In more recent times, it is strong rise in financial assets, aided by fiscal and monetary support to businesses in response to the pandemic crisis, which has led to a sharper rise in inequality
More and more global reports and estimates are pointing to two Indias – the rich India and the poor India – growing further apart in income, wealth, health and education; more rapidly than other countries. The second week of this month brought the UN’s human development (HDI) report for 2020-21, which showed inequality caused a 25% “loss” in the composite human development index (health, education and per capita income) of Indians – when the global “loss” was 19.4%. India’s rank also fell from 131 to 132, of 191 countries.
This week brought another confirmation. The Credit Suisse’s Global Wealth report, which tracks growth of wealth, shows India’s Gini coefficient, which measures inequality of wealth in this case (on a scale of 0-1, 1 denoting maximum inequality), stood at 82.3% in 2021 – one of the highest in the world – growing from 74.6% in 2000. This is reflected in the wealth share of the top 1% growing from 33.2% in 2000 to 40.6% in 2021.
In 2021, India added 1,07,000 dollar-millionaires, to take the tally of such super rich to 7,96,000. Their number is projected to grow to 16,32,000 in 2026 – 105% growth or more than double in next five years. That is, India would lead the world in producing dollar-millionaires, the world average being 40% for 2021-26. When it comes ultra-high-net-worth individuals (UHNIs) having more than $100 million, India stands fifth with 4,980 of them in 2021 – after the US (141,140), China (32,710), Germany (9,720) and Canada (5,510).
Simultaneously, another global wealth tracker, Hurun Research Institute, released its “India Rich List 2022” to show the number of wealthy Indians having wealth of Rs 1,000 crore or more, stood at 1,103, as on August 30, 2022 – up by 62% in the past five years.
Gautam Adani added Rs 1,600 crore per day over the last year (August 2021-August 2022) to top the list with a total wealth of Rs 10.9 lakh crore. He overtook Mukesh Ambani, the richest Indian last year, by Rs 3 lakh crore. In 2021, Adani was trailing Ambani by Rs 2 lakh crore – a gain of Rs 5 lakh crore over Ambani. The heartening part is that technology is enabling people to create huge wealth without political largesse. A 19-year young self-made entrepreneur Kaivalya Vohra, who founded grocery delivery service Zepto, made to the list as the youngest member of the Rs 1,000 crore club and 37-year-old Neha Narkhede, co-founder of streaming data technology company Confluent, made to the list as the richest self-made woman.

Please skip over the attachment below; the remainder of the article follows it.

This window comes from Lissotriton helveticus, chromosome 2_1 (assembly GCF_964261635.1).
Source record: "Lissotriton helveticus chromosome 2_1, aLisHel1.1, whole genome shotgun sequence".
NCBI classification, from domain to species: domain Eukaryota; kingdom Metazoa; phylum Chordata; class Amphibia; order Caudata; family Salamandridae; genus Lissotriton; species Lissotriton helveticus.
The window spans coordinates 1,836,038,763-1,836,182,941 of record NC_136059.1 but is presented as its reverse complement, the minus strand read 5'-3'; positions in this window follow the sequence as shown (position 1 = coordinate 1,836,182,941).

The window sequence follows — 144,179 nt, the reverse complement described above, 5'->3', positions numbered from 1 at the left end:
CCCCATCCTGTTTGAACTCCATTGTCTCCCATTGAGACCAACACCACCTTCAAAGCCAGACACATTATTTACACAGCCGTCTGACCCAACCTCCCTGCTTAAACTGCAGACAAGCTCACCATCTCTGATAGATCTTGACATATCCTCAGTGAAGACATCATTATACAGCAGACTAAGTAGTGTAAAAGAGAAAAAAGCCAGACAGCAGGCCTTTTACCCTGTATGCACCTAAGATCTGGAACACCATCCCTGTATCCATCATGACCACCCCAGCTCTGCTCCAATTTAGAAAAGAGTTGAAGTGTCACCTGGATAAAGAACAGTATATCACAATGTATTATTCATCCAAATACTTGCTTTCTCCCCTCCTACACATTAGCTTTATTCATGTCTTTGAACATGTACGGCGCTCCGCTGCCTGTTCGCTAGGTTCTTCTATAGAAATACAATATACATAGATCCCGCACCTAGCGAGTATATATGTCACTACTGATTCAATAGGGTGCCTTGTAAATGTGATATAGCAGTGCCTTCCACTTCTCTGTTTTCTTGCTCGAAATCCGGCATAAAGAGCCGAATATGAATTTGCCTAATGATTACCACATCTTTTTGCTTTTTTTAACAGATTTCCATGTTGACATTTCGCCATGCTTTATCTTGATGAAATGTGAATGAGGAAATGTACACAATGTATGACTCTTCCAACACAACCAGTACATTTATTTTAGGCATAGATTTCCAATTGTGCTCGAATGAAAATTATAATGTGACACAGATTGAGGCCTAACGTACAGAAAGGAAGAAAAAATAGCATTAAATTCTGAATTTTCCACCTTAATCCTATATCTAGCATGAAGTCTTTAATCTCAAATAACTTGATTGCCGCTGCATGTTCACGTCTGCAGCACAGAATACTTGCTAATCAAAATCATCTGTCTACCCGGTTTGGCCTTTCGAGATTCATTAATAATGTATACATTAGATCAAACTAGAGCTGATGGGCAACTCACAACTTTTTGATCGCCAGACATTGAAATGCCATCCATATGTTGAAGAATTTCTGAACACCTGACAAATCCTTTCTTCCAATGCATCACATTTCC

This month also saw another report from Fortune India, which tracks corporate wealth of top companies and prepared its maiden ranking of India’s richest 142. It found 142 dollar-billionaires are worth a whopping $832 billion (Rs 66.36 lakh crore). That is, worth 26.67% of India’s GDP. The top 10 of them control 48% of cumulative wealth.
In December 2021, the World Inequality Lab’s World Inequality Report of 2022 – which maps inequality and is led by Thomas Piketty – showed the income share the top 1% of Indians went up from 6.9% in 1981 to 21.7% in 2014 (last estimates), while that of the bottom 50% and the middle 40% went down from 21.4% and 47%, respectively, in 1981 to 13.1%and 29.7%, respectively, in 2014.
Similarly, the wealth share of top 1% went up from 23.2% in 1995 to 33% in 2021, while that of the bottom 50% went down from 8.3% to 5.9% (“almost nothing”) and the middle 40% from 37.2% to 29.5%. The trend for the top 10% mirrors the trend for the top 1%.
Of particular interest is how did the income and wealth of the top 1% or the top 10% went up amidst the pandemic mayhem when economy collapsed in India and elsewhere with millions losing their lives and livelihoods, impoverishment and hunger growing? The economic recovery has been tardy and the global economy is already headed for recession. What did the trick for the rich in such tough times?
The first explanation came from two multinational giants UBS and PwC in October 2020. Their report “Riding the Storm” said the stock market boom “propelled billionaire wealth to a new high” – to “above its 2019 level”. And what led to the stock market boom? It was “huge fiscal and quantitative easing packages” – that is, direct (cash) and indirect (tax incentives) fiscal support to businesses and cheap credit given by governments in response to the pandemic shutdown.
The Credit Suisse report, mentioned at the beginning, confirms this. It says, the most significant development in 2021 to increase wealth (by 9.8% in 2021 over 2020) was “widespread and sizable gains in share prices” – that is, stock market boom. It attributes “the strong rise” in “financial assets” for the growth in wealth as well inequality in 2021. Incidentally, “India led the way with a 3% rise” in financial assets among G7 plus China and Russia that it tabled.
The most worrying part, however, remains a complete radio silence about the ever-growing multi-dimensional inequality from the Indian government.
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